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At five years old, Chef Vanessa Gray-Douglas stood on a stool by the stove because she was too short to reach the stovetop. She learned to cook at her mom’s side and bake with her dad.

“My mom is in my soul when it comes to food. When I write recipes, I feel like I’m in touch with her and that comes out in any recipe I write,” Gray-Douglas says.

For years, Gray-Douglas ran a restaurant in her mother’s name called Natalie’s Food for the Soul, where she served some of her childhood favorites like mac and cheese, collard greens, oxtail soup and fried fish — and she continues to serve these dishes through meal prep and catering. As the executive chef at Harborview, she is celebrating Black History Month by serving historic dishes from African American cookbooks.

“We have people from all over at Harborview, and I’m really trying to represent that. I’ve got some Haitian recipes, Ethiopian, some from North Carolina, New Orleans, Texas. I tried to pick some things people will be really familiar with and others where you’ll say, ‘Oo, what is that?’,” Gray-Douglas says.

Over at UW Medical Center – Montlake, Chef Greg Gerrard, manager of patient food and nutrition program operations, is drawing on his experience working in New Orleans to serve Cajun and Creole dishes to patients.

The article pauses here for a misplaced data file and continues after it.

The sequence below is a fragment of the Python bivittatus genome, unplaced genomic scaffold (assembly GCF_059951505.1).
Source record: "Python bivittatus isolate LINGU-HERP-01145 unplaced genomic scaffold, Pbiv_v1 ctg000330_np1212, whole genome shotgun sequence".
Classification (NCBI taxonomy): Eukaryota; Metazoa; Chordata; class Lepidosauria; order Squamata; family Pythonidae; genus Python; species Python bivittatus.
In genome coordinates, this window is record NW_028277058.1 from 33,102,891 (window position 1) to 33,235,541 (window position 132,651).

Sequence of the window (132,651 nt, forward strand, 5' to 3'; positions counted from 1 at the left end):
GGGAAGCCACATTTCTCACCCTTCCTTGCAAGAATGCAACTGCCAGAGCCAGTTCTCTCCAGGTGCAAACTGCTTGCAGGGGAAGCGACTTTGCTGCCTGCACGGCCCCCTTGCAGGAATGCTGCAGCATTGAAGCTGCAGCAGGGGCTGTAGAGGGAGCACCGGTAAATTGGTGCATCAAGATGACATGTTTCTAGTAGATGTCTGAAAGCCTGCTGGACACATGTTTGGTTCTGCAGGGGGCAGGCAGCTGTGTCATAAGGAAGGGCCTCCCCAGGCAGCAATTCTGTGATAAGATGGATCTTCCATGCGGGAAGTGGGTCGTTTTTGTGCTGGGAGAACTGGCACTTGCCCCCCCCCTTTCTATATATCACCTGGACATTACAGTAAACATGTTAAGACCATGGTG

Gerrard got his start in Cajun and Creole cooking when his motorcycle broke down in New Orleans during a cross country trip in 1976.

“I was walking around knocking on doors and walked through the back door of a place called Commander’s Palace, which happens to be a very famous restaurant,” Gerrard says. “I talked to the guy in charge who said, ‘Sure, you can work for me.’ He ended up being Paul Prudhomme, the god of Cajun cuisine. That’s where I got my initial influence and how I learned Cajun cuisine.”

While the pandemic has required Gerrard to change some of his plans, he hopes to serve patients Cincinnati-style chili this month, as well as incorporate African- and Southern-influenced recipes into the rotation, such as cornbread, red velvet cake and a Moroccan-style lamb dish.

In honor of Black History Month, you can taste traditional flavors at Harborview and UW Medical Center’s cafeterias — or try your hand at making some of Gray-Douglas and Gerrard’s favorite recipes at home.

Leah Chases Gumbo ZHerbes

Gumbo Z’Herbes

The Rise Roasted Cauliflower Steaks with NOLA East Mayo

Catfish Etouffee

Catfish Entoufee

West African Groundnut Stew

West African Groundnut Stew

Bread Pudding with Bourbon Sauce

Bread Pudding

Cincinnati Style Chili

Cincinnati Style Chili

Opener Photo Credit: © Nadine Greeff / Stocksy United